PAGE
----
|Australia's shifting land mass causes a stir down under as tectonic plates send it north|
Australia's shifting land mass causes a stir down under as tectonic plates send it north
Australia is not quite where you think it is. The continent has shifted by 1.5 metres since the last adjustment was made to GPS coordinates in 1994, reports the New York Times.
All of the Earth’s continents float on tectonic plates, which glide slowly over a plastic-like layer of the upper mantle. And the plate that Australia sits on has been moving relatively fast, about 6.9 centimetres a year (northward and with a slight clockwise rotation).
In contrast, the North American plate has been moving roughly 2.5 centimetres a year, though the Pacific plate moves 7.5 to 10 centimetres a year.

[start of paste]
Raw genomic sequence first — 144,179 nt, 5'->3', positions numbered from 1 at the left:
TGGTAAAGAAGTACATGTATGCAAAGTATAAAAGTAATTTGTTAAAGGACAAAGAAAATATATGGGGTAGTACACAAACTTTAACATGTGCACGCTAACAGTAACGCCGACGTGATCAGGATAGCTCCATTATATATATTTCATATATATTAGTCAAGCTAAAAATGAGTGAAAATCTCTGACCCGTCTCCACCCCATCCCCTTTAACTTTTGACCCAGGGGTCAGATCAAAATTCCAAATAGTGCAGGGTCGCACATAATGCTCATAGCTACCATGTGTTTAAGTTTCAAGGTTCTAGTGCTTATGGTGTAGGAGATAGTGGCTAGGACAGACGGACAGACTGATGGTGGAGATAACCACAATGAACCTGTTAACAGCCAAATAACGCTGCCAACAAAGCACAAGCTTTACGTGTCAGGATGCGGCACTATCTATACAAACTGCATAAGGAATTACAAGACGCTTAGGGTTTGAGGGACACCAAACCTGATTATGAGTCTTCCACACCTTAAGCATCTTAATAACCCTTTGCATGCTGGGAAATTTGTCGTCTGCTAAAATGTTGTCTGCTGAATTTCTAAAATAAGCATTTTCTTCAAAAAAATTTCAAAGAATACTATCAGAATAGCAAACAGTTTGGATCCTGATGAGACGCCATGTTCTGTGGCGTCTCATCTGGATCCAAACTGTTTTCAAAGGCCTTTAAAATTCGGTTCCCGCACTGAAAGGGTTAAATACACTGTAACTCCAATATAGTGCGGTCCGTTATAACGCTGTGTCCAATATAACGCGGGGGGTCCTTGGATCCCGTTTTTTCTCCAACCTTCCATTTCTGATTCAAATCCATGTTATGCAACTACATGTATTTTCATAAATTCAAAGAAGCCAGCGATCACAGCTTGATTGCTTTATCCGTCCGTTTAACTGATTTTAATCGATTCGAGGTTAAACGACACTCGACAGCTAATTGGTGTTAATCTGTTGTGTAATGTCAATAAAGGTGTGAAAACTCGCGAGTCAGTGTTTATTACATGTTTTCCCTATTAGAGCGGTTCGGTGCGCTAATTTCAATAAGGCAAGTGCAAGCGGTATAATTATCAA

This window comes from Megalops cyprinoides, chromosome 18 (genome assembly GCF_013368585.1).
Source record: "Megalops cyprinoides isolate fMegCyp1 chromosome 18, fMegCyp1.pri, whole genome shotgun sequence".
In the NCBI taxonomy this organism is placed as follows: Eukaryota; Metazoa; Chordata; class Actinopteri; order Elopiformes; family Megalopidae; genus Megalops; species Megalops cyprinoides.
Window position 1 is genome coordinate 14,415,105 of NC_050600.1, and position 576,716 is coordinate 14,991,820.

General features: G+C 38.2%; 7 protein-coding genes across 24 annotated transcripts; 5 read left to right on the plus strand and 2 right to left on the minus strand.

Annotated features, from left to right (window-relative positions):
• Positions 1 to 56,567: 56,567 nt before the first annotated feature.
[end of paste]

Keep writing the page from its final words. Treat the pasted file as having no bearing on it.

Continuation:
The result is that “some countries are more stationary than others,” says Damien Saunder, the director of cartography for National Geographic.
“When there is a significant shift in land masses over time we need to revise the models of the Earth from which GPS coordinates are calculated, so for example your neighbour doesn't end up with your old coordinates."
This type of shifting is coming more into focus as GPS systems get more accurate. The most advanced technology can now pinpoint a location to a matter of inches. Although most consumer mobile phones don’t have that level of accuracy (yet), the technology is being used in other ways, including by farmers who spray fields with precision agriculture and self-driving vehicles.
Australia has tended to move particularly fast due to its unique geology. Corrections have been made to its latitude and longitude four times over the past 50 years, the Times reports.
The last adjustment there, in 1994, was about 200 metres.
The next adjustment is said to be due by the end of this year, on the order of 1.5 Metres.
“It’s important to remember that the Earth is not a perfect sphere or ellipsoid, and continents are not all moving at the same rate,” Saunder says. “So sometimes we have to make adjustments to our models, both at the global and local levels.”
Provided by National Geographic